Adrian Garcia of Pacific Aquascape International in Fountain Valley, CA, also spoke of the fountain’s complexity due to the unevenness. “If you look at a bird’s eye view [of the fountain], the pattern of the stone does not include symmetrical pieces,” he said. “The existing roundabout slope of the street was an important factor for the stone installation. All of the vertical face pieces were cut to different heights. There was a difference of 12 inches from one side to another.”

Garcia explained that the team at Pacific Aquascape International worked hand-in-hand with Yankelitis, the architect and the contractor to do the small details. “We helped bring it together. 

“We have been in business 30 to 40 years,” Garcia went on to say. “We construct manmade lakes, fountains, splash pads – any feature with water and water patterns we can do. The most challenging aspect of the project was determining the exact dimensions of all of the stone pieces. The calculations for the vertical face pieces was challenging because the slope of the street had to be taken into account. We ordered nine different stone heights to make sure they all look symmetrical on the vertical face. We couldn’t just order them all at 3 feet tall because in some cases we only needed to have them be 18 inches. There were a few days of coordinating and layout to make sure everyone was on the same page as to where each distinct stone piece needed to go.”

Garcia also collaborated closely with Morris. “We spent about two months going back and forth with the calculations,” said Garcia. “Before the stone was ordered and finalized there were numerous revisions of shop drawings. We created true size templates that had the correct radii and dimensions. The installation was simplified for the field crew to put together due to the long hours spent in the office. Once the pieces arrived on site, the installer did not encounter any major problems. Another unique aspect contributing to the stone was the fact the architect and owner wanted a layout that looked like a dart board. It was very intricate. Gracie and her team were amazing on this project.”
Further contributing to the high-pressure of the job was the hard deadline of October 28, 2017 that needed to be met. “It was stressful getting the material here on time for the Grand Opening,” explained Morris. “They came to me in July and had already sent out an announcement about a Grand Opening for October. It was a super tight time frame. There were issues with U.S. Department of Agriculture (USDA) randomly holding containers, which caused delays.”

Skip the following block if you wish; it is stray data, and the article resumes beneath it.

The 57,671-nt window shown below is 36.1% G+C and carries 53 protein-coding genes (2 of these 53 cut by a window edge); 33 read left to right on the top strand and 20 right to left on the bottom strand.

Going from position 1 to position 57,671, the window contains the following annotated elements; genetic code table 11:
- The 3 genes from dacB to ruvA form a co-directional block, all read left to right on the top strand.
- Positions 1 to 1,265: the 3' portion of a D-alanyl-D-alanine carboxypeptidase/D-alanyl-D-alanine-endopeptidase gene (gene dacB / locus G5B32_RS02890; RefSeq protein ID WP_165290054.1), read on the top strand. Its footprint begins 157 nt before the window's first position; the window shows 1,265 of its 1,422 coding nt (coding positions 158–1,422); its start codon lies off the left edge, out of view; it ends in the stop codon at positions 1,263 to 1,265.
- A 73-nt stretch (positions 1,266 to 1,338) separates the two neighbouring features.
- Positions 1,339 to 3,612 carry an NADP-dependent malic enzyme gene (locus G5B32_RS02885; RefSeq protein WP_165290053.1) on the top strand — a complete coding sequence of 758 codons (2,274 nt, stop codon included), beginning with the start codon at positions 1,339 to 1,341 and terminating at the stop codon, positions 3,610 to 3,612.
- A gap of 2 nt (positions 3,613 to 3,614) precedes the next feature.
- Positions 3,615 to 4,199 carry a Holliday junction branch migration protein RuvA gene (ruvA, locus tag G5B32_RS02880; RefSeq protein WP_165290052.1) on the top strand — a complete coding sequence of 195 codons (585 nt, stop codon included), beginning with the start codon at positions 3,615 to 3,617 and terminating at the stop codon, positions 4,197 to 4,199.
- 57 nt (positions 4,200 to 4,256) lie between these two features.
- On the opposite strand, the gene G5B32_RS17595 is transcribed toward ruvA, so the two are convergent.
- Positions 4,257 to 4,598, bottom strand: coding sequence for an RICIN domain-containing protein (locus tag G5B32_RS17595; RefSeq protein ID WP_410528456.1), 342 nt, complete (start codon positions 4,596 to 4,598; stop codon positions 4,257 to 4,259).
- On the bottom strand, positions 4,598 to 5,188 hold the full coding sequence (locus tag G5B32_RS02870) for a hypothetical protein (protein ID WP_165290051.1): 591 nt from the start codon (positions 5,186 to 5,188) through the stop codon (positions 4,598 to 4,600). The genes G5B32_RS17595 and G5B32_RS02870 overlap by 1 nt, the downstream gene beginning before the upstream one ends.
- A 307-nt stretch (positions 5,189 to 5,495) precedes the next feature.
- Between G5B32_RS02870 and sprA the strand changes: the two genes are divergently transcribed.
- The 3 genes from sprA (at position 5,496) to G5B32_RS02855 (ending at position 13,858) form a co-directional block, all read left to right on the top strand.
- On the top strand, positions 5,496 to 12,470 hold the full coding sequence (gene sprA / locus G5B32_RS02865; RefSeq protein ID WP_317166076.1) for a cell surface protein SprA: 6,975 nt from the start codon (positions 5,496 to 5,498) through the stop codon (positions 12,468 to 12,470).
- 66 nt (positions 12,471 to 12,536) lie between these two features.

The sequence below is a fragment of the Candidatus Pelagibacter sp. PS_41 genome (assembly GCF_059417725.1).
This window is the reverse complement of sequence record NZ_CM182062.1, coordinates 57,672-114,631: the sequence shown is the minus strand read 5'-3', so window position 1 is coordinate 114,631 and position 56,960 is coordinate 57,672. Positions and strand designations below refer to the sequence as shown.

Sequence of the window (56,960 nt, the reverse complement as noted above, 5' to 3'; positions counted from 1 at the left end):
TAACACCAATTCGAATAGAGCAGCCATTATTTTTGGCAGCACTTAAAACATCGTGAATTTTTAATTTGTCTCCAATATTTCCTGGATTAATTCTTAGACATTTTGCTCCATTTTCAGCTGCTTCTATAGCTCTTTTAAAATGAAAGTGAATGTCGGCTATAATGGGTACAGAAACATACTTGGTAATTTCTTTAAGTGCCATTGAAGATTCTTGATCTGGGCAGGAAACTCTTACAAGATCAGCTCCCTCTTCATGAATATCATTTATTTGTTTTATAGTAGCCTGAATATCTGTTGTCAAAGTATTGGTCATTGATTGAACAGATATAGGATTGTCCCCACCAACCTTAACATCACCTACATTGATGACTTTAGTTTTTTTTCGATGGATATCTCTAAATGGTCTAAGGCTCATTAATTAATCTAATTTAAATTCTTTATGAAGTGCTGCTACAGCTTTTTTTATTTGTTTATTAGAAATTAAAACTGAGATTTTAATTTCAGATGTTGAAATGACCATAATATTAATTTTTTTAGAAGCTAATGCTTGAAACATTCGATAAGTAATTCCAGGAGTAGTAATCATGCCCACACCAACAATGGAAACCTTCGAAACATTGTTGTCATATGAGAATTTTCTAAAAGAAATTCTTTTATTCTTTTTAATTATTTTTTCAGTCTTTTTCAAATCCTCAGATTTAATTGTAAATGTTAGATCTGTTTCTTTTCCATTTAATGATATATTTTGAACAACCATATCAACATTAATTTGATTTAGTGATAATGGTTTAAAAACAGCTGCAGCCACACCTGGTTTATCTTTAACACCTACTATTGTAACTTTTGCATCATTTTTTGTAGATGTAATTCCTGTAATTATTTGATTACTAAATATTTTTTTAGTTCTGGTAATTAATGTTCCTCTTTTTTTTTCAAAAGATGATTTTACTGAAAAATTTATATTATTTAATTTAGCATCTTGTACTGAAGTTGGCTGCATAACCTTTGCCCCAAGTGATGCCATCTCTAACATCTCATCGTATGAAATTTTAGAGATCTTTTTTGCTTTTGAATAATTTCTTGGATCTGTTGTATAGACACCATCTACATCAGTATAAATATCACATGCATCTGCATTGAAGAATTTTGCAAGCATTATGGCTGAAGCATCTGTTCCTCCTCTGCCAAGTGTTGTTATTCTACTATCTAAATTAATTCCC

Garcia explained that the last shipment of stone arrived during the second week of October. “Once it arrived on site, Gracie and myself were out there. I was out there the last three weeks until it was completed. We met and reviewed pieces – making sure it was all good. I made sure we conveyed the layout to the guys. Each piece was very unique. There were some pieces that were the same size, but if you didn’t understand the layout, you wouldn’t understand where they would go. About a third of the pieces are removable. It changes the thickness of the pieces. We had to pull string lines to make sure the dimensions were correct. It was a big puzzle.” 

In the end, the result of the hard work paid off and the deadline was met. “We’ve heard nothing but great reviews from the client and public,” said Yankelitis. “We are very pleased with the success of the design and quality of the stonework.”

Morris shared the fountain designer’s sentiments. “It’s located in such a prestige area,” she said. “My kids and I love to go see the theater and orchestra performances. To see kids and families around the fountain is so rewarding. On the wholesale side, I don’t usually get to see where the stone goes. This is local for me. It’s five minutes from my office so I get to enjoy it with my family and friends. It is so nice.” 

Segerstrom Center for the Arts Fountain

Costa Mesa, CA

Fountain Designer: Fluidity Design Consultants, Los Angeles, CA

Fountain Engineer: Pacific Aquascape International, Fountain Valley, CA

Stone Importer: NuWa Stone, Costa Mesa, CA

Stone Distributor: Stone Source, Los Angeles, CA